In a clear sign that the EU is willing to crack the whip to enforce compliance with its decrees, competition commissioner Margrethe Vestager has announced that the EU will sue Ireland in the European Court of Justice (ECJ) to force it to speed up recovery of €13bn from Apple that she ruled, in an August 2016 decision, amounted to illegal state aid.

The EU has decided to take Ireland to court, Ms Vestager said, because the county’s authorities had failed to recover any of the total due, despite having a window of four months in which to do so.

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Irish officials for their part were clearly annoyed by Ms Vestager’s latest decision, noting that the country respects the rule of law and “has committed significant resources to ensuring this is achieved”. 

Because both Apple and Ireland have appealed the original decision, the €13bn Apple allegedly owes will not go to Ireland’s Treasury, but into a bespoke escrow fund until the ECJ makes a ruling. The government argues setting up a fund of this size and complexity has taken time, while a search for a custodian is under way. “The scale of the recovery in this case is unique within Europe – the largest amount recovered before this case is €1billion,” a finance department spokesperson commented by email.

However, the point may be moot before it ever comes to court, another reason Ireland is so irritated by the EU action. “I think Ireland will continue to work on getting those procedures in place as soon as possible, then this referral by the European Commission becomes redundant,” said Andrew Quinn, Dublin-based tax partner at international law firm Maples and Calder.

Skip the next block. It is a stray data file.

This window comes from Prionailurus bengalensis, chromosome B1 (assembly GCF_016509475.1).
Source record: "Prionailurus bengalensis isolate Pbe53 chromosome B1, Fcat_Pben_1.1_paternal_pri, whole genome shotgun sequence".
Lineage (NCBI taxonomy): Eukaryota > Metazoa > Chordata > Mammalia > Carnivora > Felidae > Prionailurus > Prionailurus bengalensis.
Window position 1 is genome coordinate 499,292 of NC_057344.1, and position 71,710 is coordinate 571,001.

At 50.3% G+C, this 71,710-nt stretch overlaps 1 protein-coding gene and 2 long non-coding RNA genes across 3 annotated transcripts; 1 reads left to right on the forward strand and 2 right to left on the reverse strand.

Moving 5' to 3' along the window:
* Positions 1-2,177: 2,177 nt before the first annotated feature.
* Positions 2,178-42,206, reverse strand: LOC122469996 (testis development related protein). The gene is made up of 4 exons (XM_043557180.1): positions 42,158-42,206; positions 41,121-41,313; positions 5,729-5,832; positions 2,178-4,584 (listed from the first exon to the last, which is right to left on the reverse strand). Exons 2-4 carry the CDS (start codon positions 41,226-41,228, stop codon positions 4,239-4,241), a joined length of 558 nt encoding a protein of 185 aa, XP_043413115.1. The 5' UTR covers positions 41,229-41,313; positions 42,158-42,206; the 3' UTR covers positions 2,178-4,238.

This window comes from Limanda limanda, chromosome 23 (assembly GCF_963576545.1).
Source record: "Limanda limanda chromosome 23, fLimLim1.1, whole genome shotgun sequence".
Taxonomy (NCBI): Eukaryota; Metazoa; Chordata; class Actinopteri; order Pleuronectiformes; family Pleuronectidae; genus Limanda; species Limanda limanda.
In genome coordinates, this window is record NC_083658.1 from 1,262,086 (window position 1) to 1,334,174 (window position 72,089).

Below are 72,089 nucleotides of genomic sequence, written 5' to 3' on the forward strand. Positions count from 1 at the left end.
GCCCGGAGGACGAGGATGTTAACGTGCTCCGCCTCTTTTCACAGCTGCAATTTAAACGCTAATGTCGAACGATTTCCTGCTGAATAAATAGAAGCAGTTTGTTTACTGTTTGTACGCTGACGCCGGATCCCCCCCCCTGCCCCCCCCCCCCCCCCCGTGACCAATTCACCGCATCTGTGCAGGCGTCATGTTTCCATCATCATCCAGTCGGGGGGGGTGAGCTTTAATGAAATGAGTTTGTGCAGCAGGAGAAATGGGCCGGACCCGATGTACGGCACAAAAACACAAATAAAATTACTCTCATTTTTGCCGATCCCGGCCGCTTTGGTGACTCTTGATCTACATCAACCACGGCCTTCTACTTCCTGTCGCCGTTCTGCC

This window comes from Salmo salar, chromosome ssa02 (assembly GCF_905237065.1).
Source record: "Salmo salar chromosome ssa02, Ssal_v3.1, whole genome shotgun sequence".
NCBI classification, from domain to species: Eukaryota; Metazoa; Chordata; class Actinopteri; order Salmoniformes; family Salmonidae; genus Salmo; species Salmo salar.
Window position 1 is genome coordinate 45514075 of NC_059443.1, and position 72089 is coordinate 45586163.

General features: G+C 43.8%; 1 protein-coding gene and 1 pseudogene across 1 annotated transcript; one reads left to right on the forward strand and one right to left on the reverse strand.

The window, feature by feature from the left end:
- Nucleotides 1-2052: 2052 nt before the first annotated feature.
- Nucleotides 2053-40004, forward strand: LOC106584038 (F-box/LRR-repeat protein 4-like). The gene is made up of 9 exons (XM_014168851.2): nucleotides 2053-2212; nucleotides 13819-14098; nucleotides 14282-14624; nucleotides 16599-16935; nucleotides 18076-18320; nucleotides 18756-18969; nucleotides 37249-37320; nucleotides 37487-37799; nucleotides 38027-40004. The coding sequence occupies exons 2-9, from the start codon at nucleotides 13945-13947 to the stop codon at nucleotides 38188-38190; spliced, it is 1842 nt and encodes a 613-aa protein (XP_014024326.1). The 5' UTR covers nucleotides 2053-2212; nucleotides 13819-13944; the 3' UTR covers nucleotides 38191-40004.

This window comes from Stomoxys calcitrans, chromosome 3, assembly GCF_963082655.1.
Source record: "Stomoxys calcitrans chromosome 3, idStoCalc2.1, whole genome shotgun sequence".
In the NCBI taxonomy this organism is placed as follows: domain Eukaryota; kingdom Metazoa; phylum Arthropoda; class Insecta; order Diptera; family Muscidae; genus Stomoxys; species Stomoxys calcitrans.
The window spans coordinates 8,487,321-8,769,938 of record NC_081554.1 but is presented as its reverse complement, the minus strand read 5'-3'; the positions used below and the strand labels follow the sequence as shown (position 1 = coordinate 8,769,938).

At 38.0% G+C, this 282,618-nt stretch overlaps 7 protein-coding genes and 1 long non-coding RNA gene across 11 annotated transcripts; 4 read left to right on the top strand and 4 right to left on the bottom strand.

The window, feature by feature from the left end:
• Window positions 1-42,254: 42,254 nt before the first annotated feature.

One reason Ireland decided to reject the apparent €13bn bonanza mandated by the EU was to reassure foreign investors of its support if its tax laws were challenged. Mr Quinn pointed out that FDI into Ireland has increased since Ms Vestager’s 2016 ruling. “The Apple case demonstrates that Ireland will defend its position where it is clear on its legal position, despite considerable pressure to accept the European Commission decision both in Ireland and from the Commission,” he said.

Next up is Luxembourg, which Ms Vestager ruled must recover €250m in allegedly illegal state aid from Amazon. “Our work is by no means done,” she added.